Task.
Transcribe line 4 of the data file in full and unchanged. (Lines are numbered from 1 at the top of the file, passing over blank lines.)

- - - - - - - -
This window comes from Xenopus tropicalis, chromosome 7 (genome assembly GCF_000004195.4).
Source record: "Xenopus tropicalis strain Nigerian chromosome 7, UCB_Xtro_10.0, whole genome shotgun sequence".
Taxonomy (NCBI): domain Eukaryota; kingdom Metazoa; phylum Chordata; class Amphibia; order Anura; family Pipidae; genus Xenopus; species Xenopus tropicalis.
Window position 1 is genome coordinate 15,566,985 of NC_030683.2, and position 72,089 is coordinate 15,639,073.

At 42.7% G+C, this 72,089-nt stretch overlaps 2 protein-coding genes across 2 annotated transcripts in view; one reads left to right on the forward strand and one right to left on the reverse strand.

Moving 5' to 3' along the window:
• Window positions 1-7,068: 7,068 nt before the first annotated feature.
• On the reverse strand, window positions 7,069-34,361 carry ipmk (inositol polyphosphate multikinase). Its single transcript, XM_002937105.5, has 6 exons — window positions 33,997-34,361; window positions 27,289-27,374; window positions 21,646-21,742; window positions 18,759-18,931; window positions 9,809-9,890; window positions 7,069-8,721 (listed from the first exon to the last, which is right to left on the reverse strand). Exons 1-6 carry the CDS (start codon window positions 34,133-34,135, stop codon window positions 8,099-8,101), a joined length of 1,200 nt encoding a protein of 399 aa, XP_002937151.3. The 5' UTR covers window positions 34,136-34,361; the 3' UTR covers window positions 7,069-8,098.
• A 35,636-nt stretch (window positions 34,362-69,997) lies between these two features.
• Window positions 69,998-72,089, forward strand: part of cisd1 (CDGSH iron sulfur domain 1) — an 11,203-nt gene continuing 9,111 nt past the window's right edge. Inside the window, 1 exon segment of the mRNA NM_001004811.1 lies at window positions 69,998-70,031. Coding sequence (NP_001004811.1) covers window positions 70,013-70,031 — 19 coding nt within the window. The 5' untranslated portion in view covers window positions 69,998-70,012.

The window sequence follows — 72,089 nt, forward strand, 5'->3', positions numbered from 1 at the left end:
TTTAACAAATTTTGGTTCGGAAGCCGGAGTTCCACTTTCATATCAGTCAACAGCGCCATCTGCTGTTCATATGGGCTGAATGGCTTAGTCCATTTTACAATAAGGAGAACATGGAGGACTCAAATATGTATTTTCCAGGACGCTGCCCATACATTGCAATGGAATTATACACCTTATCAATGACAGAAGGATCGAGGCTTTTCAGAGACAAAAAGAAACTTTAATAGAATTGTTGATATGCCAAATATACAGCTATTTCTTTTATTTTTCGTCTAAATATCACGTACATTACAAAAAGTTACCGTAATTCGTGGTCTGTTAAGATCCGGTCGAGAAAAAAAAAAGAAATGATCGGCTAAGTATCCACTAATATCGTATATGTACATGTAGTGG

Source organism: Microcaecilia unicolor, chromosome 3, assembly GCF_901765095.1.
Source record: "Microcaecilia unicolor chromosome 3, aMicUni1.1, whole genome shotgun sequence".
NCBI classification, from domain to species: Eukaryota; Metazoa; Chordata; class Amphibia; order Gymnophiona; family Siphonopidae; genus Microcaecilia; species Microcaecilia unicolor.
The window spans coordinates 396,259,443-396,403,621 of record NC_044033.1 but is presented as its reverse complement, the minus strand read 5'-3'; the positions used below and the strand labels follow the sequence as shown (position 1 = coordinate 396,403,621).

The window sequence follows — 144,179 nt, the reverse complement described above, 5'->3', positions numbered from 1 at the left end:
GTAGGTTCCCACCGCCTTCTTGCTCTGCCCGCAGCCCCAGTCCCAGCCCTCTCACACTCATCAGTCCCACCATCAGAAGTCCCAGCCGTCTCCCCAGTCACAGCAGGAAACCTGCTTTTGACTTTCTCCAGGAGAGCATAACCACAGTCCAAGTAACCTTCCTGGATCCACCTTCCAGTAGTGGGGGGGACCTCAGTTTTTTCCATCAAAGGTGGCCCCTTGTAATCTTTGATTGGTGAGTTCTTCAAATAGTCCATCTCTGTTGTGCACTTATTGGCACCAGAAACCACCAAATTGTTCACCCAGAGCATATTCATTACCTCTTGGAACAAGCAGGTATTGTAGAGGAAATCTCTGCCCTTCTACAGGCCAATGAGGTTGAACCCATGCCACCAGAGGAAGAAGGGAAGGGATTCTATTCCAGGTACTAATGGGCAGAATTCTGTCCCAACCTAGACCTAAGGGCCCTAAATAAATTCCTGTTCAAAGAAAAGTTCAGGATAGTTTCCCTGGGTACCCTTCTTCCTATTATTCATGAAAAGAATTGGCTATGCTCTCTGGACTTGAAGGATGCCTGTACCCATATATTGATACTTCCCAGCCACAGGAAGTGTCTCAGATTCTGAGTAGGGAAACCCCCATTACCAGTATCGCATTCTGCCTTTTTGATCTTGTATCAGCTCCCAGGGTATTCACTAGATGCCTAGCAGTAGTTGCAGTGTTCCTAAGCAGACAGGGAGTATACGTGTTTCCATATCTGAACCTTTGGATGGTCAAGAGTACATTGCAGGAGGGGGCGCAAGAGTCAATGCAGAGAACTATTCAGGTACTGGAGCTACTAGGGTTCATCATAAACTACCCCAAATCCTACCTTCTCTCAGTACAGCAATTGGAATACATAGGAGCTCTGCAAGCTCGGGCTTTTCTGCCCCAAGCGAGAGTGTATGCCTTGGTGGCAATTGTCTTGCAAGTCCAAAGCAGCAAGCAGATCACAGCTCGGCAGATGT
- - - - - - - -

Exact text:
Window position 1 is genome coordinate 15,566,985 of NC_030683.2, and position 72,089 is coordinate 15,639,073.